Sources of Shipping Law

International Maritime Conventions

Sources of law are the authorities from which the law is made: the constitution of a
State, its statutes, government regulations, and the well-recognized maritime uses
and customs. Also, in common law countries, case law is probably the most relevant
source of law (judicial binding precedent). Taking into account that this Volume is
not devoted to any particular national law, the reader should refer to his/her own
legal system to complete the set of rules that would apply to the specific maritime
issue. However, international maritime conventions deserve special mention.
This Chapter does not deal with the process of how a maritime convention enters
into force. From the very beginning (when the need to promote a uniform rule is
identified) to the very end (when the convention is incorporated and implemented),
the time elapsed is normally longer than anyone would wish. However, the complexity
of achieving uniformity is not only in terms of timing, but also in terms
of procedure. Preliminary papers, working groups; distribution of questionnaires
among States Parties; drafts, discussions, diplomatic conference, debates, votes;
approval, signature, ratification, acceptance, accession, conditions of entry into
force, incorporation into national legal systems; eventual reservations; interpretation,
application, and implementation by the judge; eventual appeals to higher courts; and measures of enforcements are the usual steps to be taken in order to apply an international maritime convention in practice.
Clearly, the goal of uniformity is not always achieved. However, last century saw
a number of international conventions dealing with most aspects of both private
and public maritime matters. Consequently, maritime conventions have become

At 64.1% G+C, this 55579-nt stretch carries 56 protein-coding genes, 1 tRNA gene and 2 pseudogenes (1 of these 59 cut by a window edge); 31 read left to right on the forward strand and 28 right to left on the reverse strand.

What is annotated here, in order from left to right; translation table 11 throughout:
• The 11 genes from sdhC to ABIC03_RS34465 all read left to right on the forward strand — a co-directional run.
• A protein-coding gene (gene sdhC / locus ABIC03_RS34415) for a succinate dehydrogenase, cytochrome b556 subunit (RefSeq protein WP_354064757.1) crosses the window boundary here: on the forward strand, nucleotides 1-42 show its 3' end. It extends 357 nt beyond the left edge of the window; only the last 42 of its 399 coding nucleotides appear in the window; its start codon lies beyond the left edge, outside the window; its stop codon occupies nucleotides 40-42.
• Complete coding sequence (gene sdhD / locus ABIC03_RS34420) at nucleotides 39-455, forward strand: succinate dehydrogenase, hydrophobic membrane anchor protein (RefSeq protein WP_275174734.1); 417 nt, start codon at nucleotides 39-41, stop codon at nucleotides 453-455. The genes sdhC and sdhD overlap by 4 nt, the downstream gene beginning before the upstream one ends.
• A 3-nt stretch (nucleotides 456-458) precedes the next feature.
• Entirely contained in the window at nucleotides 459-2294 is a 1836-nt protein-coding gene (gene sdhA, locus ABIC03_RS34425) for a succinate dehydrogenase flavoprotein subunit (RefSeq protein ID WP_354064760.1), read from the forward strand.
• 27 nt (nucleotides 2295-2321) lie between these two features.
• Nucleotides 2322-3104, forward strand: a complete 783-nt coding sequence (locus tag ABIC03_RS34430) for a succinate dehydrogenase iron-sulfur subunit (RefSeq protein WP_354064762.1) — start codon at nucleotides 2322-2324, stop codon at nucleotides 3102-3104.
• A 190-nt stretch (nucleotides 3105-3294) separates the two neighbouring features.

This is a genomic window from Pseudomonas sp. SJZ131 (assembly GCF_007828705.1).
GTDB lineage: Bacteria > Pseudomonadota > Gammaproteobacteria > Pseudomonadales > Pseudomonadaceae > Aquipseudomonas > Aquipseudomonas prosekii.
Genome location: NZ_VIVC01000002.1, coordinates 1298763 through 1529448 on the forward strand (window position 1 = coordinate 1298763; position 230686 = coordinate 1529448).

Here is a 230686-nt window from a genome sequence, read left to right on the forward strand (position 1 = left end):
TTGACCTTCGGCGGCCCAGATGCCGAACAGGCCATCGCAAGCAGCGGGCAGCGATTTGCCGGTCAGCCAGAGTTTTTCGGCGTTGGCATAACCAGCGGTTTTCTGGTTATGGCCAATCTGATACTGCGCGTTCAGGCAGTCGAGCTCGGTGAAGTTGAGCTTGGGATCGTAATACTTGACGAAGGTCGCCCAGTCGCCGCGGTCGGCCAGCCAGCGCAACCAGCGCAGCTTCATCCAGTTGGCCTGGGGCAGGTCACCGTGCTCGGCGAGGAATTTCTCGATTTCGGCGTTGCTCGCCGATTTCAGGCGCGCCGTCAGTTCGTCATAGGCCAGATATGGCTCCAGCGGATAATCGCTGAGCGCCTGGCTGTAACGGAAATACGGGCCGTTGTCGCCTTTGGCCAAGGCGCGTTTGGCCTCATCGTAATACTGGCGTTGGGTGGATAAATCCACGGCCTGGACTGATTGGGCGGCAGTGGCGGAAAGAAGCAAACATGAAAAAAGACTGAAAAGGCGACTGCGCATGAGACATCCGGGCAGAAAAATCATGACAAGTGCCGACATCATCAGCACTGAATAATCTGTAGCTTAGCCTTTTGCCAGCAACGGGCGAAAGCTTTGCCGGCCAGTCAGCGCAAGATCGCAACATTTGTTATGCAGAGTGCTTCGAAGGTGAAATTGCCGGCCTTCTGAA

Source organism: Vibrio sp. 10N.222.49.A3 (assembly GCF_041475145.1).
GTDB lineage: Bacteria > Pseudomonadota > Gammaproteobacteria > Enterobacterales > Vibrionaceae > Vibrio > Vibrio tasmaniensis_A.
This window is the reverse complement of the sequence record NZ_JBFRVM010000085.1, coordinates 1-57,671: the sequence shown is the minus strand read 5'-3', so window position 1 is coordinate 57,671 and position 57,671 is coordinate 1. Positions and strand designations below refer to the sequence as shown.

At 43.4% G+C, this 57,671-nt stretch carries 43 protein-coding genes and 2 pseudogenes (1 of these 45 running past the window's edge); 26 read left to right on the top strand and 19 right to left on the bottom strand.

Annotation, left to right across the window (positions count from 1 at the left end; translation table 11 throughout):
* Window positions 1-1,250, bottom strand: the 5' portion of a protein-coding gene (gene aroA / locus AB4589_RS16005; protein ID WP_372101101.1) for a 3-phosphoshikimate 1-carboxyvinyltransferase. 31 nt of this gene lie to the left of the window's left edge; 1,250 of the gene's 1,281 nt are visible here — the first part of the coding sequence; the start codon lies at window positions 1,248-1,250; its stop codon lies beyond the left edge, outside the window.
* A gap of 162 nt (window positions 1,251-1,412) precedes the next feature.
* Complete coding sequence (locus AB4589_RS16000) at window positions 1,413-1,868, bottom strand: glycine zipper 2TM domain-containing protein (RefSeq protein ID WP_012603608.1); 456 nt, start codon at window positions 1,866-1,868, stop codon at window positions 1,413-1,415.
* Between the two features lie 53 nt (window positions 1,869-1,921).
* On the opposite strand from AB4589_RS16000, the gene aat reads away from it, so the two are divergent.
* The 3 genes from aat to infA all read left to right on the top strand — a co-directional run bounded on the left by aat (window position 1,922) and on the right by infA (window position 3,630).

the first source of law in the pursuit of uniformity. Although a discussion of each
of these conventions is beyond the scope of this Chapter, and bearing in mind
that most of these conventions are discussed elsewhere in this Volume, it suffices
to mention that conventions have been adopted in the areas of ship registration,
maritime liens and mortgages, arrest of ships, maritime safety, maritime
labour, carriage of goods by sea, multimodal transport, carriage of passengers
and their luggage by sea, marine collisions, salvage, wreck removal, and
limitation of liability.

International Shipping Documents
Although international maritime conventions are an essential tool to achieve uniformity,
there are other instruments that, even though they are private documents,
the maritime community accepts as uniform rules of conduct in solving shipping
problems. The difference between the convention and the document is that the
convention is a treaty signed by States and therefore carries with it international
obligations. The shipping document is a private instrument and is therefore binding
only if agreed by the contractual parties (pacta sunt servanda). That freedom to
agree has been so well expanded into the maritime community that, it can be said
without prejudice, some of these international documents, like the York–Antwerp
Rules on General Average or the International Commercial Terms (Incoterms),
have done even more than several conventions to achieve the scope of uniformity.
The subject matter of these documents is diverse as explained below.